without Internet Explorer,
in 1280 x 960 resolution
Emperor's first album, remains their best, and only essential album in my opinion (Anthems to the Welkin At Dusk being an above average album, but nothing on this level), but this opinion is not shared by all. The usual complaints, production, writing, etc., are marred by a general lack of understanding of purpose. Emperor were still heavily inspired by the necro aesthetic of black metal, the use of space and sound and writing to create a landscape of darkness, and beauty in chaos and ugliness. These works are not just well crafted songs, but also beautiful soundscapes, black metal in purest terms, even though it bears little in resemblance to say Transilvanian Hunger. However to state there is no similarity would be incorrect, both feature production as an essential feature of the search for atmosphere, and both are fueled by hatred and love of their Norwegian landscape and a mysticism of death, evil and darkness.
In The Nightside Eclipse is a focused blast of cold icy emotion from beginning to end, reaching from Into the Infinity of Thoughts to grab you and take you into their dark world. Some songs go into more conventional material, for example there has always been a kind of punk like, Bathoryish aspect to certain riffs in The Burning Shadows of Silence to me, a kind of regressionism that stands in contrast to the murky symphonic beauty of such tracks as Cosmic Keys To My Creations and Times or Towards the Pantheon. But these regressionist sections also hearken back to the ugly primitive days of Wrath of the Tyrant, a necrotic recording that seems to breathe of dust and dungeon, whilst this album is the cold air of a winter mountain, where a dark emperor rises to bring the apocalypse, or ragnarok of sorts upon the sleeping men and women of Christianity.
The sheer malice and evil of purpose that is in the performances still burns with intensity to me. Emperor seem possessed on this recording, performing with a raw strength of will and a cold evil, not the primeval hatred of Ildjarn, but the calculating malice of a tyrant enraged to great warfare. This distance seems to be the true coldness of the recording, whilst they storm in their hatred, the melancholy of the truth of the world, and the longing for the fantasy to come true seems to veil all things.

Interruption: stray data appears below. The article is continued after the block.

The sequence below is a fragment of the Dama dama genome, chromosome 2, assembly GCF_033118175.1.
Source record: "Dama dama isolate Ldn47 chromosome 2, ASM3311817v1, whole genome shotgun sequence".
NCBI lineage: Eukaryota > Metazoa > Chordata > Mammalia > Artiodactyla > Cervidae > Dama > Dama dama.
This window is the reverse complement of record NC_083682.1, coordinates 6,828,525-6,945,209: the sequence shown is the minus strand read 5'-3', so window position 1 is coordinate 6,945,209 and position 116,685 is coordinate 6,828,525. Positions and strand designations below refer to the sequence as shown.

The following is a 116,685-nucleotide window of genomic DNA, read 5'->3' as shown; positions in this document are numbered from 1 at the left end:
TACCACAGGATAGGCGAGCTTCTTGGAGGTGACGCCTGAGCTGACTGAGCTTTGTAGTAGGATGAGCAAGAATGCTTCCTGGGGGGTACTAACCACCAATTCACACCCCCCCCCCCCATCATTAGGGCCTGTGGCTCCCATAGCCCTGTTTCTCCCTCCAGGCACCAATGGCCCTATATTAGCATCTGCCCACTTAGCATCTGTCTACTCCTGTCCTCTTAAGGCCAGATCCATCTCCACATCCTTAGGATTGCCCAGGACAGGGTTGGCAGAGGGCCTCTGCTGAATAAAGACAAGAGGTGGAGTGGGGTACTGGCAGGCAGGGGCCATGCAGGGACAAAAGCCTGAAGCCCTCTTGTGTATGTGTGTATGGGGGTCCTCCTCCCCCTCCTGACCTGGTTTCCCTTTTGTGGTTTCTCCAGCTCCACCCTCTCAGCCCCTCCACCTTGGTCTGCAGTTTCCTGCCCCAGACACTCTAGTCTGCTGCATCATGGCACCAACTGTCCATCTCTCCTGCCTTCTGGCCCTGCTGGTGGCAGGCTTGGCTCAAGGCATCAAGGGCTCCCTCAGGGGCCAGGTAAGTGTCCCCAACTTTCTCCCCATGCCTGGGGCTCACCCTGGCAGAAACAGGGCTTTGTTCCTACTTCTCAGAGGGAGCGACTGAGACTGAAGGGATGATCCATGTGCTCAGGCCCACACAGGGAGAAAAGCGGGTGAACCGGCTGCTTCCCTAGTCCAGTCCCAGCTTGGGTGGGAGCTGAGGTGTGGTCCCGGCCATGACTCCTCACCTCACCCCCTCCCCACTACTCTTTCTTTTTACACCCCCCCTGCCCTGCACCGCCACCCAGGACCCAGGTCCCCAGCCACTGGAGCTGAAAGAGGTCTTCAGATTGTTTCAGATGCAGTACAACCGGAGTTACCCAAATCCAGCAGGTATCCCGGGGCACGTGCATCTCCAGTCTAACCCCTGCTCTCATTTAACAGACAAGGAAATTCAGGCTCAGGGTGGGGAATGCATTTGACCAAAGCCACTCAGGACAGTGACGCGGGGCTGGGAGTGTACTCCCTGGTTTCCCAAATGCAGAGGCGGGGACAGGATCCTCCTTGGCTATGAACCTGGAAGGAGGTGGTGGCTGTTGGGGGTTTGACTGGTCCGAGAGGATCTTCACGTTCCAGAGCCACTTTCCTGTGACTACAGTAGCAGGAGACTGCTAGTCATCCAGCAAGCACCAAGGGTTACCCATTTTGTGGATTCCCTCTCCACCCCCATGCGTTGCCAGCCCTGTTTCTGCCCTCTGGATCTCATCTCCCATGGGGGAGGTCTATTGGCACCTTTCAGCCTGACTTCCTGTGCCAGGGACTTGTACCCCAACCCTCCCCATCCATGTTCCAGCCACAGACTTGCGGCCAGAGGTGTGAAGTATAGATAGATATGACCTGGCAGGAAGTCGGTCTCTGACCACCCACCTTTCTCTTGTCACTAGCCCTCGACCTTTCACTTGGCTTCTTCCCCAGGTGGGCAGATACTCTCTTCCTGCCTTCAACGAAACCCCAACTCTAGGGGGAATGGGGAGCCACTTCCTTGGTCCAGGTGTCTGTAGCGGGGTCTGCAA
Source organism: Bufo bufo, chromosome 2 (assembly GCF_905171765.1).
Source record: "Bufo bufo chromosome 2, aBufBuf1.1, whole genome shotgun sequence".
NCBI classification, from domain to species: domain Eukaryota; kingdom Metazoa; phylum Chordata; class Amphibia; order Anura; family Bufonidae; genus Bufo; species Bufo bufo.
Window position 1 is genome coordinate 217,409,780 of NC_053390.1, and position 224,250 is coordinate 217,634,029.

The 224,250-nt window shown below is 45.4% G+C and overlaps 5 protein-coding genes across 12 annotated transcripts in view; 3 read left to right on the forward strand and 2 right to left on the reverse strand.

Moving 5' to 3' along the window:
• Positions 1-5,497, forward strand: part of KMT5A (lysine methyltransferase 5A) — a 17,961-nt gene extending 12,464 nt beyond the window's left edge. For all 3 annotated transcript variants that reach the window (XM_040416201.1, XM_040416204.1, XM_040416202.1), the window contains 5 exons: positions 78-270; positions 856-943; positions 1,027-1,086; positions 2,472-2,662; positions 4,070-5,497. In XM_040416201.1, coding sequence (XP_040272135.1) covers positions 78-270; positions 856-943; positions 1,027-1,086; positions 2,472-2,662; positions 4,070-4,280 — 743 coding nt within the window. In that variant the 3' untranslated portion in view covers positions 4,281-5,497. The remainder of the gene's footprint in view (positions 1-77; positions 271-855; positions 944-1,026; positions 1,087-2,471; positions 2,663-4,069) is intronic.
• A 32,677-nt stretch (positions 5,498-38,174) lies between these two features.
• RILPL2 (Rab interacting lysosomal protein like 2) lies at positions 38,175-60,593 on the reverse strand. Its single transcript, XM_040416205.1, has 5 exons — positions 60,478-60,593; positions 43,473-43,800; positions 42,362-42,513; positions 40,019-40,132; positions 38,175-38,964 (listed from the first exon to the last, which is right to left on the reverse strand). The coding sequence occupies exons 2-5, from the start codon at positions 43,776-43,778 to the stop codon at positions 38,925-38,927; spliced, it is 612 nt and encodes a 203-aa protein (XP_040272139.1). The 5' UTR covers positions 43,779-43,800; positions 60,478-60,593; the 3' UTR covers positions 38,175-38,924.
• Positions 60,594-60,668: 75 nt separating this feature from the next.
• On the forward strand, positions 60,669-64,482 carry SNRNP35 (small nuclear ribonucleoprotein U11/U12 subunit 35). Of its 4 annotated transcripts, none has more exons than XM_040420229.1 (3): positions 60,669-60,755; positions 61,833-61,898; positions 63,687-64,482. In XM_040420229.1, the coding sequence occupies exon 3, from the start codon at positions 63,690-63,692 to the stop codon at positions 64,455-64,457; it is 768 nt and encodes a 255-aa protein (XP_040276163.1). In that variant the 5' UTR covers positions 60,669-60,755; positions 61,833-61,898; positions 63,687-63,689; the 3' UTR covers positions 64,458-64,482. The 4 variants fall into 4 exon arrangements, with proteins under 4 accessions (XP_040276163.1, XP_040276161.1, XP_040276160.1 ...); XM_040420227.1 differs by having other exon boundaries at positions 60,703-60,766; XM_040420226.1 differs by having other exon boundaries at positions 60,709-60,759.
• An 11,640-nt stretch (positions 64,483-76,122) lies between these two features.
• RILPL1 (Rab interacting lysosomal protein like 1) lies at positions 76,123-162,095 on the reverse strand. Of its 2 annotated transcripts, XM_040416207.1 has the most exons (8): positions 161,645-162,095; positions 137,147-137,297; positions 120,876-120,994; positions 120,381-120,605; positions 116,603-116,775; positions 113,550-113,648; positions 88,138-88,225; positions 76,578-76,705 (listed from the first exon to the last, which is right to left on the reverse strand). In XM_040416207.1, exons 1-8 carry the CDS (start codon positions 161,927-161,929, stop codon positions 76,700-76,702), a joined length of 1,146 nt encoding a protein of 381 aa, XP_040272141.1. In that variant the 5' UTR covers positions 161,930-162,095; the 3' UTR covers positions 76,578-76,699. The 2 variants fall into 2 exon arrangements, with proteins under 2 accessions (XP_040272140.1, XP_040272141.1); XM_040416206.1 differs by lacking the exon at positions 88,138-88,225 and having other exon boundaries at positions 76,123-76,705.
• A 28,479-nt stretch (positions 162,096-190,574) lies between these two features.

The music itself is written with a cyclic style, riffs go to riffs, but return to their original place at times, a kind of motif is established in each song that is repeated, whilst the songwriting will often move into other more complex patterns, melodies and structures. Unlike the repeating with ever increasing variation of patterns and melodies that Abigor possessed, Emperor infuse a more Wagnerian aspect into their music, a sweeping narrative that is no true attempt at narrative, and lyrics and vocals simply amplify this. Lyrics are filled with a dark mysticism of death, evil and nature, a reveration of the true dark powers of the Earth. The repeating motif of the Emperor rising (which would be repeated in various ways in almost all of their recordings) is most strong on here, for it has with it the idealism and fantasy of youth. Perhaps this Emperor will join with Satyricon's shadowking and Immortal's ravendark horde and they will cover the Earth in Norse plague bearing darkness (note I am not poking fun at these bands, for I like this kind of stuff, simply showing it was a common theme).
In the Nightside Eclipse seems to bring to mind to me vision of Melniborne, the kingdom of Elric, from the writings of Michael Moorcock. Dark towers where beings beyond good and evil live in a way that seems unthinkably vile to any who possess normal "good" values, but a way that in of itself is not evil, simply a way of life. Perhaps is it just me adding too many things to something, but Emperor's music brings forth an atmosphere such as I get when reading those books, but this is a digression, not so much part of the review but a personal observation.
Complex, yet submerged in a mist, this album requires an attention span to understand, those without one are those who are most willing to spit upon it, or to state that it is not "true" etc. But I feel the best aspect of the old black metal scene was that each band was unique, this is unlike Immortal, Enslaved, Burzum, Darkthrone, Mayhem, Satyricon, and all the original second wave Norse bands, and yet it is tied to all, as they are all tied to each other in terms of symbolism, emotion and atmosphere. Many different pathways to a similar goal, this is the lesson that was lost somewhere in the development of the style.
Listen to this recording, you may or may not like it, I leave no guarantee, but I will state that it is one of the first black metal albums to draw me into the dark world of fantasy I feel most of these old bands sought to create, and it is in my opinion one of the essentials.